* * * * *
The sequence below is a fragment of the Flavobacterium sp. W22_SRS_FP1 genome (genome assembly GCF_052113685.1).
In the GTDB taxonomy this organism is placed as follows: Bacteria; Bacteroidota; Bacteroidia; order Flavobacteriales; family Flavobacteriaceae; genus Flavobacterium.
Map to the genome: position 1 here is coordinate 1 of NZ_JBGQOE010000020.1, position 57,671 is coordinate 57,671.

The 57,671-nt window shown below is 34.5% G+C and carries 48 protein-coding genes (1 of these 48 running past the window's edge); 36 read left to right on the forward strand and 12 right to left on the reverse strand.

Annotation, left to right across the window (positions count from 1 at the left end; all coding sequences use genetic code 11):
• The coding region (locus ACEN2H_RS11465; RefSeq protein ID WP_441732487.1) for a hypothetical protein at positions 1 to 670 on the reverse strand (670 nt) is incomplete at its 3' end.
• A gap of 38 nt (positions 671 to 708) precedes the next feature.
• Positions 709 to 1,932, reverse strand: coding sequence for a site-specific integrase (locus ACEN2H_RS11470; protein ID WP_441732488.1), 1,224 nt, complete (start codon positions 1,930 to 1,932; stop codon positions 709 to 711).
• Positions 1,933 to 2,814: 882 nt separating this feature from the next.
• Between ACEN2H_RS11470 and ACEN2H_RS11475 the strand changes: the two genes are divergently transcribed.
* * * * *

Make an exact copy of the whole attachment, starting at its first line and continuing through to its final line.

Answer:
The sequence below is a fragment of the Flavobacterium sp. W22_SRS_FP1 genome (genome assembly GCF_052113685.1).
In the GTDB taxonomy this organism is placed as follows: Bacteria; Bacteroidota; Bacteroidia; order Flavobacteriales; family Flavobacteriaceae; genus Flavobacterium.
Map to the genome: position 1 here is coordinate 1 of NZ_JBGQOE010000020.1, position 57,671 is coordinate 57,671.

The 57,671-nt window shown below is 34.5% G+C and carries 48 protein-coding genes (1 of these 48 running past the window's edge); 36 read left to right on the forward strand and 12 right to left on the reverse strand.

Annotation, left to right across the window (positions count from 1 at the left end; all coding sequences use genetic code 11):
• The coding region (locus ACEN2H_RS11465; RefSeq protein ID WP_441732487.1) for a hypothetical protein at positions 1 to 670 on the reverse strand (670 nt) is incomplete at its 3' end.
• A gap of 38 nt (positions 671 to 708) precedes the next feature.
• Positions 709 to 1,932, reverse strand: coding sequence for a site-specific integrase (locus ACEN2H_RS11470; protein ID WP_441732488.1), 1,224 nt, complete (start codon positions 1,930 to 1,932; stop codon positions 709 to 711).
• Positions 1,933 to 2,814: 882 nt separating this feature from the next.
• Between ACEN2H_RS11470 and ACEN2H_RS11475 the strand changes: the two genes are divergently transcribed.